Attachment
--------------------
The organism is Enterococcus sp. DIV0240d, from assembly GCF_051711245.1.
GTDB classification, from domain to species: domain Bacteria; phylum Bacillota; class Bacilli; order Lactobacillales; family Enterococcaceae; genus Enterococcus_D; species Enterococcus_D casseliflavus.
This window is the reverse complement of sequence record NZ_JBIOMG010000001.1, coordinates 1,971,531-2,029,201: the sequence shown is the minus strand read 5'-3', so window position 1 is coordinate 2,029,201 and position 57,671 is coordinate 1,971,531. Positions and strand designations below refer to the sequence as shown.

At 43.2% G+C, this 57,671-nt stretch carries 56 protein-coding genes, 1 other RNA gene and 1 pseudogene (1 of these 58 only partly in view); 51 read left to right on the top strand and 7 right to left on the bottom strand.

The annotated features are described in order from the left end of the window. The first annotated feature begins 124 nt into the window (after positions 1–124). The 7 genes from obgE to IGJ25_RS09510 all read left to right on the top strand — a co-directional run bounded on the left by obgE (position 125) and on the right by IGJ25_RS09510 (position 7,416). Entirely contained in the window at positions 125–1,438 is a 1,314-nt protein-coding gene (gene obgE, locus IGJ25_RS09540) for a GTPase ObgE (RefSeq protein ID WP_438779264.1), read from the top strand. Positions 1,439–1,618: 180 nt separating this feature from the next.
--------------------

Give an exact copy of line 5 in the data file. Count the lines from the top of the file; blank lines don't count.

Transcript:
The annotated features are described in order from the left end of the window. The first annotated feature begins 124 nt into the window (after positions 1–124). The 7 genes from obgE to IGJ25_RS09510 all read left to right on the top strand — a co-directional run bounded on the left by obgE (position 125) and on the right by IGJ25_RS09510 (position 7,416). Entirely contained in the window at positions 125–1,438 is a 1,314-nt protein-coding gene (gene obgE, locus IGJ25_RS09540) for a GTPase ObgE (RefSeq protein ID WP_438779264.1), read from the top strand. Positions 1,439–1,618: 180 nt separating this feature from the next.